Late embryogenesis-abundant (LEA) proteins are expressed in late stages of seed maturation and/or upon water stress conditions in plants (Rorat, 2006; Tunnacliffe and Wise, 2007). They constitute a highly divergent group of proteins that can be classified into three loosely defined groups (or superfamilies) by the presence of distinct, short sequence motifs (Wise and Tunnacliffe, 2004). ERD10 and ERD14 (for early response to dehydration) belong to the dehydrin (DHN) family, also known as group 2 LEA proteins (Kiyosue et al., 1994b), isolated from Arabidopsis (Arabidopsis thaliana). In unstressed plants, these proteins are expressed in late phases of seed development (Kiyosue et al., 1994a) and also in some actively dividing tissues, such as the tips of roots and leaves (Welin et al., 1994; Nylander et al., 2001). Their expression increases in response to low temperature (Nylander et al., 2001) and other dehydration stress conditions, such as high salinity and drought, through the abscisic acid cascade (Kiyosue et al., 1994a; Welin et al., 1994; Shinozaki and Yamaguchi-Shinozaki, 1996; Nylander et al., 2001; Rorat, 2006). Recent results have shown that some of the DHNs also accumulate during high-light stress (Kimura et al., 2003). Whereas these proteins confer the plant desiccation stress tolerance, their exact mechanism of action is not known in detail. Earlier studies have suggested various possible biochemical activities for DHNs, such as buffering water, sequestering ions, stabilizing membranes, or acting as chaperones (Rorat, 2006; Tunnacliffe and Wise, 2007). Pertinent to the latter function is that most of these proteins are extremely flexible or completely lack a well-defined structure (i.e. they belong to the family of intrinsically disordered/unstructured proteins [IDPs/IUPs], as suggested for Glycine max rGmDHN1 [Soulages et al., 2003], DHN1 [Koag et al., 2003], and ERD10 [Mouillon et al., 2006]).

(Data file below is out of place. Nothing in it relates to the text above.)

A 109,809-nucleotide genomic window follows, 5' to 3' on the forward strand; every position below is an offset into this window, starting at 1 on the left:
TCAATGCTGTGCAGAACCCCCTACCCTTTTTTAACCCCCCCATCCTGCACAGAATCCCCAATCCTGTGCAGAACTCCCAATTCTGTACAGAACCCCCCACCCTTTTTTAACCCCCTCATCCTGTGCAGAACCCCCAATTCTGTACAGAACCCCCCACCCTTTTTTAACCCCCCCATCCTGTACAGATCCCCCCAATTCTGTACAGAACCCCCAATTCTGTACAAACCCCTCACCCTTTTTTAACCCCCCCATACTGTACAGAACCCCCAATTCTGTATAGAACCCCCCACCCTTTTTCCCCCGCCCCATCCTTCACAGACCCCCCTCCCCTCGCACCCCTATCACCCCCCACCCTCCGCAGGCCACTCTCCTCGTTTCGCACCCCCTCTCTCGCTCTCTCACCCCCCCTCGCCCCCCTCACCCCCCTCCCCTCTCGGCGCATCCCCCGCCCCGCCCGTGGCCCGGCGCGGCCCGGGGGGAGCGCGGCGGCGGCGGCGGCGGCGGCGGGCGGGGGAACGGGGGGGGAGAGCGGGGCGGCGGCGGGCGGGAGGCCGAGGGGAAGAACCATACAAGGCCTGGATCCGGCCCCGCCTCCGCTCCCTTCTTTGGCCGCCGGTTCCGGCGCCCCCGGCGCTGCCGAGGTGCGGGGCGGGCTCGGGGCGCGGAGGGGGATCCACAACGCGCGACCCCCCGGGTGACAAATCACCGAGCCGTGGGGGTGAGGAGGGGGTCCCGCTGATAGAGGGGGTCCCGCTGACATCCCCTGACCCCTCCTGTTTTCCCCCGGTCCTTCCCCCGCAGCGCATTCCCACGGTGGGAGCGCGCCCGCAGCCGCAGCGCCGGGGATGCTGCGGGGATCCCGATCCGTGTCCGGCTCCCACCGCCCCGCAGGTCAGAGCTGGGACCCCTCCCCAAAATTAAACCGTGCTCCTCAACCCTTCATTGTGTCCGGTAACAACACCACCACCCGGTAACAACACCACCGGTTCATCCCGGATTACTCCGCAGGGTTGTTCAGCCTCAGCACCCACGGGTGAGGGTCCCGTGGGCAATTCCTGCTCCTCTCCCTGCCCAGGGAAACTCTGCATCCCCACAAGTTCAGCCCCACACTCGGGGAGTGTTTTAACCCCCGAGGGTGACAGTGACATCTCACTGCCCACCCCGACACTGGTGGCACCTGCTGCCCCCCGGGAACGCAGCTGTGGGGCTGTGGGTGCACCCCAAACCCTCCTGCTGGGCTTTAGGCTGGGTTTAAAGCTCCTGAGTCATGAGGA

IDPs are widely distributed in prokaryotic and eukaryotic proteomes (Tompa et al., 2006), and they have fundamental functions in the cell, primarily in regulating signal transduction or gene expression (Tompa, 2002; Dyson and Wright, 2005). These functions are usually intimately related to the structural characteristics of these proteins, such as high flexibility, structural adaptability, and extended conformational states. IDPs have been shown to have high ion-binding capacity (Heyen et al., 2002; Alsheikh et al., 2003, 2005; Saavedra et al., 2006; Tompa et al., 2006), to be able to bind membranes (Danyluk et al., 1998; Ismail et al., 1999a; Koag et al., 2003), and to have both RNA and protein chaperone activity (Tompa and Csermely, 2004). In Arabidopsis, approximately 23% of proteins are predicted to be fully disordered (Oldfield et al., 2005). The lack of a stable structure for IDPs enables them to contribute functions relevant to the dehydration stress conditions encountered by plants.